Machines have been getting better at mimicking improvisation. But can this distinctly human process serve as a bulwark against the mechanization of life and art?
Davis’s ability to innovate and incorporate other genres into his jazz has left a lasting impact on music.
Davis’s 1970 album Bitches Brew turned jazz on its head and paved the way for fusion. More recently, Radiohead cited it as a key influence.
The release of a John Coltrane movie soundtrack from 1964 has brought jazz movies into focus.
Jazz used to be experienced on a dance floor. But over time, it became something to dissect and analyze.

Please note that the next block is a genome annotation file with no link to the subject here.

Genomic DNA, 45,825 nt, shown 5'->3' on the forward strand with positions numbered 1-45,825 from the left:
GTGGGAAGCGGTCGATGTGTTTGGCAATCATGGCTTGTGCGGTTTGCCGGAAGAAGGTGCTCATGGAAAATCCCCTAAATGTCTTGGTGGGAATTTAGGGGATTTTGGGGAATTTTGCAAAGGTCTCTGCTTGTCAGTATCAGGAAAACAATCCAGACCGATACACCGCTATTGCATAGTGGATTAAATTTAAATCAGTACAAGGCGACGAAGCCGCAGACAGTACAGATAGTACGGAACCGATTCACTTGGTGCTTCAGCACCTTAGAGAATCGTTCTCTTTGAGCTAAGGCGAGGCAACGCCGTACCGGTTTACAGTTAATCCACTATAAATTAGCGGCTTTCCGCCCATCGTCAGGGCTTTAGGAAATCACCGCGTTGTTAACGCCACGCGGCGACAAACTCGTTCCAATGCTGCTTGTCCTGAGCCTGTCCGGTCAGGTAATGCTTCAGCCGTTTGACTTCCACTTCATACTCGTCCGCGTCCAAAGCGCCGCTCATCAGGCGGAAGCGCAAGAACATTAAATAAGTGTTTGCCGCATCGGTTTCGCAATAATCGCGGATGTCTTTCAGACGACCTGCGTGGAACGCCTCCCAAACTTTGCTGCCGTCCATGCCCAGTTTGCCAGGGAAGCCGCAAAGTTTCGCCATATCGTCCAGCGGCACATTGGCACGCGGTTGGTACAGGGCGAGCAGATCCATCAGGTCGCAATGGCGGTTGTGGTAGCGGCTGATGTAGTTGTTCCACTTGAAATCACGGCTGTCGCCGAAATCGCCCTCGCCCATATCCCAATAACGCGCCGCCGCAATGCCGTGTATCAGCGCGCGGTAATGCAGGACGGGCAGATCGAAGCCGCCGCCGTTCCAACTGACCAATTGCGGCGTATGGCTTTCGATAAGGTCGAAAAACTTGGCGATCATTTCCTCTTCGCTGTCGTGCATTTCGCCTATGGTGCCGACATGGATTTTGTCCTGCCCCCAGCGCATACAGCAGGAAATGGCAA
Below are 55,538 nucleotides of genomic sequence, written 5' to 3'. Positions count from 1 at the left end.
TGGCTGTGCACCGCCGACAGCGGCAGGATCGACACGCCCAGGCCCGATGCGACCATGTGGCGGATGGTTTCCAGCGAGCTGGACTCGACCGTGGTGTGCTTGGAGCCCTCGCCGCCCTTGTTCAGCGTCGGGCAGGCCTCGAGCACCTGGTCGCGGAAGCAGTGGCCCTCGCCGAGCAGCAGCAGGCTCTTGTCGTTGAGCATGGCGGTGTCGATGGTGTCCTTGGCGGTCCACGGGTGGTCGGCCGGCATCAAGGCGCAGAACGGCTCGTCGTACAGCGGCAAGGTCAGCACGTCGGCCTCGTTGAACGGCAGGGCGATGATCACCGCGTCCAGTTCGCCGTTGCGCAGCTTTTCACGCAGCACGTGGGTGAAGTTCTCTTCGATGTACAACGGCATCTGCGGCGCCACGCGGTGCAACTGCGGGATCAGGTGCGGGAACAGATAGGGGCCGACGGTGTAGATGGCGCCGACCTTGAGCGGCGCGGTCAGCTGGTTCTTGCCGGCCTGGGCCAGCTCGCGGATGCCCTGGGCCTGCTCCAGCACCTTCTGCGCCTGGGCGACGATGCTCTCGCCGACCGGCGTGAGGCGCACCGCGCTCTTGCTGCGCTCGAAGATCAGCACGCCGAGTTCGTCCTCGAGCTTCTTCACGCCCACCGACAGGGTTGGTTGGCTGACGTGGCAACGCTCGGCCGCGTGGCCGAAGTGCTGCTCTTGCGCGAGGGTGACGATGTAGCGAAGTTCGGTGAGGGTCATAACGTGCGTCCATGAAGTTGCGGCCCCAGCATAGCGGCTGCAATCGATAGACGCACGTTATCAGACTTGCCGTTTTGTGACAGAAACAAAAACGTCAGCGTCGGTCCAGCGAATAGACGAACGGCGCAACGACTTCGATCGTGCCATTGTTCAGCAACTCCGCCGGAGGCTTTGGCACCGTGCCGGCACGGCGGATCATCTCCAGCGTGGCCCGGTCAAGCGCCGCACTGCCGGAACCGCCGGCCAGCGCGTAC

Philip Tabane was unlike any other musician. His music was intimately woven into his cosmology and spirituality.
The story of jazz in the ANC army-in-exile, Umkhonto we Sizwe culture is far more nuanced – and positive – than depicted in a new film.
Miles Davis’s 1971 album A Tribute to Jack Johnson sits uneasily within both jazz and rock genres, but its indefinable nature should be celebrated.
South African trumpeter Hugh Masekela made an impact across the world during his decades-long musical career.
Something really magical is happening at the intersection between jazz and hip-hop at the moment. Many of the artists involved will be playing at Africa’s foremost jazz festival.
‘Bitches Brew’ and ‘Live-Evil’, two albums from Miles Davis’ electric period, have more than musicological significance. They challenge the listener to think beyond aesthetics and form.